After putting on what I thought was one of the best all around drum performances I have ever heard on a metal album, McClain's drums now stink.
Most of the beats just plod along lifelessly with the guitars and have no zest or punch that they used to. There just is sense that all he wanted to do was "play along" and there are no moments where the drums propel the songs forward like they did on The Blackening. All in all, a very boring performance compared to The Blackening. It actually is better than The Blackening's vocal performance.
A lot of the purely clean vocals were dropped from Unto the Locust, and it benefited Mr. Flynn as a whole. His voice sounds a lot more guttural and vicious then it did on The Blackening, less pissed off and more like legitimately possessed at some moments. Yeah, it's that deep and that clear at the same time. Some of the moments where things do get a bit more operatic per say, they sound a lot better.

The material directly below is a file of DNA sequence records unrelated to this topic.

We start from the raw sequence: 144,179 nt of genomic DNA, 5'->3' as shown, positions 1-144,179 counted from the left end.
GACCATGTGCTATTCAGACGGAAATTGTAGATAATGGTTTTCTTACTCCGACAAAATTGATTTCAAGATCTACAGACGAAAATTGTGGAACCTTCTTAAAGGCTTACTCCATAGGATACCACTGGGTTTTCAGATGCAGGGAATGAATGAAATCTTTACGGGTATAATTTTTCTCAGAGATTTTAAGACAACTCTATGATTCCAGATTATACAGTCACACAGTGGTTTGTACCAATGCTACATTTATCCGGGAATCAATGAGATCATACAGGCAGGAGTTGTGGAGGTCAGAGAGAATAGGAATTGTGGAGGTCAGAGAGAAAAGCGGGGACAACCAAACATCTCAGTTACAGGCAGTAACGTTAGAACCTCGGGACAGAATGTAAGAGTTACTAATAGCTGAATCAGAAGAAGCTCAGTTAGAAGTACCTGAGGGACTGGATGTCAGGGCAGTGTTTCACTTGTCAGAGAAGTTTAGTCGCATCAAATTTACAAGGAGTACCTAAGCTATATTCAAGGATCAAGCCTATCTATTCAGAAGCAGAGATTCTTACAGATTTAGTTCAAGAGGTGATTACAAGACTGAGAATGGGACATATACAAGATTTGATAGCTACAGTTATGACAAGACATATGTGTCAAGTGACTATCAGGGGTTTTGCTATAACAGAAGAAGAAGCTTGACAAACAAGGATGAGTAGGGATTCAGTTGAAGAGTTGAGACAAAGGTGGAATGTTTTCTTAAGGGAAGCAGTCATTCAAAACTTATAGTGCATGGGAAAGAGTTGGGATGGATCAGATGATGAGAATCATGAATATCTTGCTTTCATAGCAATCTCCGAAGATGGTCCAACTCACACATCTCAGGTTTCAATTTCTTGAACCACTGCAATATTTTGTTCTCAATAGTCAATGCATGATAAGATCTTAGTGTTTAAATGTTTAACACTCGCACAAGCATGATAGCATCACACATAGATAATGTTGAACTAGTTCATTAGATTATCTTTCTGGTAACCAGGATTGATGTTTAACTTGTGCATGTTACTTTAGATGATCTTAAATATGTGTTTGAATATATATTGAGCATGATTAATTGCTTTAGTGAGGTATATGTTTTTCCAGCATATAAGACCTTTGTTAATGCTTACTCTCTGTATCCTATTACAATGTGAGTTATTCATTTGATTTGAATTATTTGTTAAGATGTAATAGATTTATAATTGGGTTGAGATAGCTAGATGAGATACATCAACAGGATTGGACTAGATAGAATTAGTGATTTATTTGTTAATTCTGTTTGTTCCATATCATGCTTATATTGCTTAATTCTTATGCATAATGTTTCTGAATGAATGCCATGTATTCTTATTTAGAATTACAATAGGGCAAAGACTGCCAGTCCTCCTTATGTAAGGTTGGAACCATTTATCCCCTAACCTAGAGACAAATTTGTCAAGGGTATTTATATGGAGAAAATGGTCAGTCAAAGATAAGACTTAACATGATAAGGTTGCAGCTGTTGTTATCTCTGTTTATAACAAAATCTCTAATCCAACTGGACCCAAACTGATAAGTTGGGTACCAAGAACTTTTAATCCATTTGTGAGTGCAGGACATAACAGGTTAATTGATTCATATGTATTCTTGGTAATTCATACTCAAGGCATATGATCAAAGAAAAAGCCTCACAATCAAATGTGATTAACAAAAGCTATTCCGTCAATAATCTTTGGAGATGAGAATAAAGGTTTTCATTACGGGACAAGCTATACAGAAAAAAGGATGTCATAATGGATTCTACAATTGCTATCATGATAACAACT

The operatic sections don't sound as melodramatic as they did on The Blackening, they just seem to ring out more and echo louder than they did in the past. The lyrics aren't as terrible either. They're more introspective and abstract than the in your face banter of The Blackening, and I think it works. One problem though is that a lot of the vocal patterns are not particularly catchy, so these are not exactly memorable lyrics in that regard.
As far as the mix goes, it's not as good as The Blackening's mix was. It's simply too dry. Most of the time I can hardly even tell that there is bass present in the mix, and the guitars have no real punch to them the way they did on the previous album's mix. The drums sound okay, though they sound more like plastic then they did before and I don't like that. The guitar solo tone is improved to degree, but not that much to make me really say it's that amazing.
The vocals do get a nice treatment though, and they're pleasing in that regard. So all in all, Unto the Locust is not a good album. It tries to replicate the success of The Blackening without doing any of the things that made The Blackening such a good album, and in that regard it falls flat on it's face. Machine Head will have to go back to the drawing board when it comes to their next album, because this one is nothing but a mess up.